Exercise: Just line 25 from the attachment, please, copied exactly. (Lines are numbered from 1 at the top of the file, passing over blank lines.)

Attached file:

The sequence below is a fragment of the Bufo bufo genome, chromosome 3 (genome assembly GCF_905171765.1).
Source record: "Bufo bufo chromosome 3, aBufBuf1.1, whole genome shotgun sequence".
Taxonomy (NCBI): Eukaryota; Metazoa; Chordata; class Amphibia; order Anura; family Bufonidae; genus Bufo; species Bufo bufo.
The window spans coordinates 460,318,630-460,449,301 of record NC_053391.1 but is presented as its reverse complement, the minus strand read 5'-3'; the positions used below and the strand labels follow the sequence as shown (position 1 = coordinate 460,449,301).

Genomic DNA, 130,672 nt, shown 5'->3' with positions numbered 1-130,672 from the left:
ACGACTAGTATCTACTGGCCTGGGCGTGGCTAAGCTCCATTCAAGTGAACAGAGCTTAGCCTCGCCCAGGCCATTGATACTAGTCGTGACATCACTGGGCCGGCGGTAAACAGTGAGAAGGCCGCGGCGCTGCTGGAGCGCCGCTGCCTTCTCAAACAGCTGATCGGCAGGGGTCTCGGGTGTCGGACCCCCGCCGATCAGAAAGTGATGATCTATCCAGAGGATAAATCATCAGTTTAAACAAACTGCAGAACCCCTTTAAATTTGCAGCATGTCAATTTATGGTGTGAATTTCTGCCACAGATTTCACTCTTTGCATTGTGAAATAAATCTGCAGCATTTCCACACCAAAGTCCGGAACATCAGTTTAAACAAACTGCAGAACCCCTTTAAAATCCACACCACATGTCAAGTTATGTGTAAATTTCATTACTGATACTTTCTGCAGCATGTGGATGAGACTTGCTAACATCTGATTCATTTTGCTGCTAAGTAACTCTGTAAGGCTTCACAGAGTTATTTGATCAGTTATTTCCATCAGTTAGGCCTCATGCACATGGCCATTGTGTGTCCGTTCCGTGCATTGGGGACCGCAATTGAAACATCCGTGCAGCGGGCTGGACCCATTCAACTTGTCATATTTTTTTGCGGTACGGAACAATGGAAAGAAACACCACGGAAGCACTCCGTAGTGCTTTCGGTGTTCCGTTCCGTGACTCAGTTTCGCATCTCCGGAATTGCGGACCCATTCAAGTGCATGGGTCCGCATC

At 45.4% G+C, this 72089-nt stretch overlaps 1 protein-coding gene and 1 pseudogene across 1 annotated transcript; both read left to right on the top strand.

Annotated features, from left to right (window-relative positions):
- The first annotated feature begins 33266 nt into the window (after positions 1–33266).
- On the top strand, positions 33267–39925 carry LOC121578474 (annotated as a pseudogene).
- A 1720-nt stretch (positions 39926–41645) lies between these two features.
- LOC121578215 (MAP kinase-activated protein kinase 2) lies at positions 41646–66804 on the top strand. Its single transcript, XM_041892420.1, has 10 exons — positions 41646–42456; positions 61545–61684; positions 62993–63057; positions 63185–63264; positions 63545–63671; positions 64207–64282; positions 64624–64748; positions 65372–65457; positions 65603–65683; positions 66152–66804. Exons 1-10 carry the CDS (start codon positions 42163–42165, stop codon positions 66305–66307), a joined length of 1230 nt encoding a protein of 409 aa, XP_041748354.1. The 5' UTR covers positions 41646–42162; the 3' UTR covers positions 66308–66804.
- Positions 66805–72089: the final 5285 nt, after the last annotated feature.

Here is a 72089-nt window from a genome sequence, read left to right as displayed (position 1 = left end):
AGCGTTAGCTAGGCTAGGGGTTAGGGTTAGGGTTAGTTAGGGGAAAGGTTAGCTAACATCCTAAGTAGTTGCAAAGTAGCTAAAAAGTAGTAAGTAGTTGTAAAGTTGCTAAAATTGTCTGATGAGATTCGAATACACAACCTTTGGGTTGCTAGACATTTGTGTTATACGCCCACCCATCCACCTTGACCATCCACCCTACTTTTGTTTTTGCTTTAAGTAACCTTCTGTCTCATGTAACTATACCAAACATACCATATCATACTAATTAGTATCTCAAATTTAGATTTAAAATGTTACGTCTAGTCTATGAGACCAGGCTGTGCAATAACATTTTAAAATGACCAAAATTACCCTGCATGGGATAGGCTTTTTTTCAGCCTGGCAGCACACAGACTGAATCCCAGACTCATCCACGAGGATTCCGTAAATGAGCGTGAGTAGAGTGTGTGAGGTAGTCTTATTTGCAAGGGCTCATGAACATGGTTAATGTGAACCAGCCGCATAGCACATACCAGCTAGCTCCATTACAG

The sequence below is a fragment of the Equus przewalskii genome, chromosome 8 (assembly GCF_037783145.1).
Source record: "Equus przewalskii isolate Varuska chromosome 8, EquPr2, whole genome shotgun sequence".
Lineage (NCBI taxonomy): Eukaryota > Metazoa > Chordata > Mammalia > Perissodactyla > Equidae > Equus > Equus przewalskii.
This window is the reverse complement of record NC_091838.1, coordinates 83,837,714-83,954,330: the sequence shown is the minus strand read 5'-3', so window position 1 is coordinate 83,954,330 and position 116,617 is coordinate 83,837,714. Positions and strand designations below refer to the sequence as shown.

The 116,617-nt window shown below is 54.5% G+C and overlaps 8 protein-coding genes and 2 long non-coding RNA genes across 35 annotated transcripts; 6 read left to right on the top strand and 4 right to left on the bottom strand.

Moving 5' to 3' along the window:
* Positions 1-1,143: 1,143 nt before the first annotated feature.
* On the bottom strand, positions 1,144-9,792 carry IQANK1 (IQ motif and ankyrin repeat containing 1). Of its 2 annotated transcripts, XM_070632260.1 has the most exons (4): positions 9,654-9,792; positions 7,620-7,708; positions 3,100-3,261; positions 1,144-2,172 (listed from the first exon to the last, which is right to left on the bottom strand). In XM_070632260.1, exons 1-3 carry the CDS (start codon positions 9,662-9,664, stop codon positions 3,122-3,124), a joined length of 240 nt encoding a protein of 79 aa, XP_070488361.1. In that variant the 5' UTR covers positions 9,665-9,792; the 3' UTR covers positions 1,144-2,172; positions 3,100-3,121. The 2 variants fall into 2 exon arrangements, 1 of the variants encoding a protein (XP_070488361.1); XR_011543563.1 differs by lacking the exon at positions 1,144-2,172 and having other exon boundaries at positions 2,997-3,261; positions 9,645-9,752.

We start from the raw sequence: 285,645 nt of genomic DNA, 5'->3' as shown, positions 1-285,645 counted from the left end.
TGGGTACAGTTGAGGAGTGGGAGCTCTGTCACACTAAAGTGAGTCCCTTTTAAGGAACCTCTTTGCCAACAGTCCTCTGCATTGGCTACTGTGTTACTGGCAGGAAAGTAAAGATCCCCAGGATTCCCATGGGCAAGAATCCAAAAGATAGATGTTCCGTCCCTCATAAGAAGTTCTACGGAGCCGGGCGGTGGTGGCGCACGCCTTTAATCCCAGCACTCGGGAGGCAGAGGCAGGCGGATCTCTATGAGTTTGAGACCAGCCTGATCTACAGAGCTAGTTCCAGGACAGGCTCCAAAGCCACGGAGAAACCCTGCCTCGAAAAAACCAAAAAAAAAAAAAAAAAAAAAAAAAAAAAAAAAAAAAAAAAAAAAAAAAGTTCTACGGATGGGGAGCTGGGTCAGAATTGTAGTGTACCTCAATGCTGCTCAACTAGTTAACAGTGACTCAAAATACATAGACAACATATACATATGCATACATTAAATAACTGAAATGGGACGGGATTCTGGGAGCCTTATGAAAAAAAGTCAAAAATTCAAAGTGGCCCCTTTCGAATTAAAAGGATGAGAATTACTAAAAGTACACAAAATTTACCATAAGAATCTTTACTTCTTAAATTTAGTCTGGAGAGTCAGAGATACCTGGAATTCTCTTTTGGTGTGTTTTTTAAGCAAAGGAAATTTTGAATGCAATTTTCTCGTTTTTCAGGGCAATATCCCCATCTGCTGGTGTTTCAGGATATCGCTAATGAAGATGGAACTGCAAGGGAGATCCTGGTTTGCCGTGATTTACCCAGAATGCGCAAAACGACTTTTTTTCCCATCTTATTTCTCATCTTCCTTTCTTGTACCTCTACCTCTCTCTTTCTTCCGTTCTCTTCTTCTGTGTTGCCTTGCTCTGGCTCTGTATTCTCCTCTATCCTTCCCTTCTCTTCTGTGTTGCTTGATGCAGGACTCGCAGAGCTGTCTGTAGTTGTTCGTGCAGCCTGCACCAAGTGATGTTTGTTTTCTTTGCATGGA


TGGGTACAGTTGAGGAGTGGGAGCTCTGTCACACTAAAGTGAGTCCCTTTTAAGGAACCTCTTTGCCAACAGTCCTCTGCATTGGCTACTGTGTTACTGGCAGGAAAGTAAAGATCCCCAGGATTCCCATGGGCAAGAATCCAAAAGATAGATGTTCCGTCCCTCATAAGAAGTTCTACGGAGCCGGGCGGTGGTGGCGCACGCCTTTAATCCCAGCACTCGGGAGGCAGAGGCAGGCGGATCTCTATGAGTTTGAGACCAGCCTGATCTACAGAGCTAGTTCCAGGACAGGCTCCAAAGCCACGGAGAAACCCTGCCTCGAAAAAACCAAAAAAAAAAAAAAAAAAAAAAAAAAAAAAAAAAAAAAAAAAAAAAAAAGTTCTACGGATGGGGAGCTGGGTCAGAATTGTAGTGTACCTCAATGCTGCTCAACTAGTTAACAGTGACTCAAAATACATAGACAACATATACATATGCATACATTAAATAACTGAAATGGGACGGGATTCTGGGAGCCTTATGAAAAAAAGTCAAAAATTCAAAGTGGCCCCTTTCGAATTAAAAGGATGAGAATTACTAAAAGTACACAAAATTTACCATAAGAATCTTTACTTCTTAAATTTAGTCTGGAGAGTCAGAGATACCTGGAATTCTCTTTTGGTGTGTTTTTTAAGCAAAGGAAATTTTGAATGCAATTTTCTCGTTTTTCAGGGCAATATCCCCATCTGCTGGTGTTTCAGGATATCGCTAATGAAGATGGAACTGCAAGGGAGATCCTGGTTTGCCGTGATTTACCCAGAATGCGCAAAACGACTTTTTTTCCCATCTTATTTCTCATCTTCCTTTCTTGTACCTCTACCTCTCTCTTTCTTCCGTTCTCTTCTTCTGTGTTGCCTTGCTCTGGCTCTGTATTCTCCTCTATCCTTCCCTTCTCTTCTGTGTTGCTTGATGCAGGACTCGCAGAGCTGTCTGTAGTTGTTCGTGCAGCCTGCACCAAGTGATGTTTGTTTTCTTTGCATGGA